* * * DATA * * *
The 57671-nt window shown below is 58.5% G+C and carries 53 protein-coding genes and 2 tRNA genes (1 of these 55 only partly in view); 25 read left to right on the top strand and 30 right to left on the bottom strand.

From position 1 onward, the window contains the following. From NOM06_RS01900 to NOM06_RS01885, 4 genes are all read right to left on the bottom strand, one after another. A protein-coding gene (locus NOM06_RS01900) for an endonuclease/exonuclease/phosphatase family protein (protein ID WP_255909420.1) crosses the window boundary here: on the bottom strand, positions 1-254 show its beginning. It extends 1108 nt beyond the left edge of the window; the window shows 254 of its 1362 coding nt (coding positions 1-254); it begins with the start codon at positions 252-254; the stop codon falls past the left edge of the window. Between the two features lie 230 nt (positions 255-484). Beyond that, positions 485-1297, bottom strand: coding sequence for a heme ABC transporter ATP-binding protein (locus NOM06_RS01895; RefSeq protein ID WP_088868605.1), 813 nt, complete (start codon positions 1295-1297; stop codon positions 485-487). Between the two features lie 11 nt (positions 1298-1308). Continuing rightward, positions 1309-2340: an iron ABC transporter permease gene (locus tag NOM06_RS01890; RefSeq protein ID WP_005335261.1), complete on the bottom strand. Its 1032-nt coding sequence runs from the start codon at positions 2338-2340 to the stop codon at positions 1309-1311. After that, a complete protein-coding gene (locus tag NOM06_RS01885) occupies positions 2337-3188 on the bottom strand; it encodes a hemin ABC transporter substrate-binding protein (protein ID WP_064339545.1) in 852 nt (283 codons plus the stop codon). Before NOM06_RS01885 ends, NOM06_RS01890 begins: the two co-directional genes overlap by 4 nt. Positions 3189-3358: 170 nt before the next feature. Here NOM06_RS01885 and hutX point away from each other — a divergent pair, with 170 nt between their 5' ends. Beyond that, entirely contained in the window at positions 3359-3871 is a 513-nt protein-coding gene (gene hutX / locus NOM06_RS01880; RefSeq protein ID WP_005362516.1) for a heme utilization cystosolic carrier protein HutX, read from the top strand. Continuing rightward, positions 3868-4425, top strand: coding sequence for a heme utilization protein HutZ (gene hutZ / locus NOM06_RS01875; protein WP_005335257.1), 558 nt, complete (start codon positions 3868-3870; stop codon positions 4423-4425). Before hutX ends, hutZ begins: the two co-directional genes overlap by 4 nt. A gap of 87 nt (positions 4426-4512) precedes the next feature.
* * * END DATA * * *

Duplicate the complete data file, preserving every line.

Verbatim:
The 57671-nt window shown below is 58.5% G+C and carries 53 protein-coding genes and 2 tRNA genes (1 of these 55 only partly in view); 25 read left to right on the top strand and 30 right to left on the bottom strand.

From position 1 onward, the window contains the following. From NOM06_RS01900 to NOM06_RS01885, 4 genes are all read right to left on the bottom strand, one after another. A protein-coding gene (locus NOM06_RS01900) for an endonuclease/exonuclease/phosphatase family protein (protein ID WP_255909420.1) crosses the window boundary here: on the bottom strand, positions 1-254 show its beginning. It extends 1108 nt beyond the left edge of the window; the window shows 254 of its 1362 coding nt (coding positions 1-254); it begins with the start codon at positions 252-254; the stop codon falls past the left edge of the window. Between the two features lie 230 nt (positions 255-484). Beyond that, positions 485-1297, bottom strand: coding sequence for a heme ABC transporter ATP-binding protein (locus NOM06_RS01895; RefSeq protein ID WP_088868605.1), 813 nt, complete (start codon positions 1295-1297; stop codon positions 485-487). Between the two features lie 11 nt (positions 1298-1308). Continuing rightward, positions 1309-2340: an iron ABC transporter permease gene (locus tag NOM06_RS01890; RefSeq protein ID WP_005335261.1), complete on the bottom strand. Its 1032-nt coding sequence runs from the start codon at positions 2338-2340 to the stop codon at positions 1309-1311. After that, a complete protein-coding gene (locus tag NOM06_RS01885) occupies positions 2337-3188 on the bottom strand; it encodes a hemin ABC transporter substrate-binding protein (protein ID WP_064339545.1) in 852 nt (283 codons plus the stop codon). Before NOM06_RS01885 ends, NOM06_RS01890 begins: the two co-directional genes overlap by 4 nt. Positions 3189-3358: 170 nt before the next feature. Here NOM06_RS01885 and hutX point away from each other — a divergent pair, with 170 nt between their 5' ends. Beyond that, entirely contained in the window at positions 3359-3871 is a 513-nt protein-coding gene (gene hutX / locus NOM06_RS01880; RefSeq protein ID WP_005362516.1) for a heme utilization cystosolic carrier protein HutX, read from the top strand. Continuing rightward, positions 3868-4425, top strand: coding sequence for a heme utilization protein HutZ (gene hutZ / locus NOM06_RS01875; protein WP_005335257.1), 558 nt, complete (start codon positions 3868-3870; stop codon positions 4423-4425). Before hutX ends, hutZ begins: the two co-directional genes overlap by 4 nt. A gap of 87 nt (positions 4426-4512) precedes the next feature.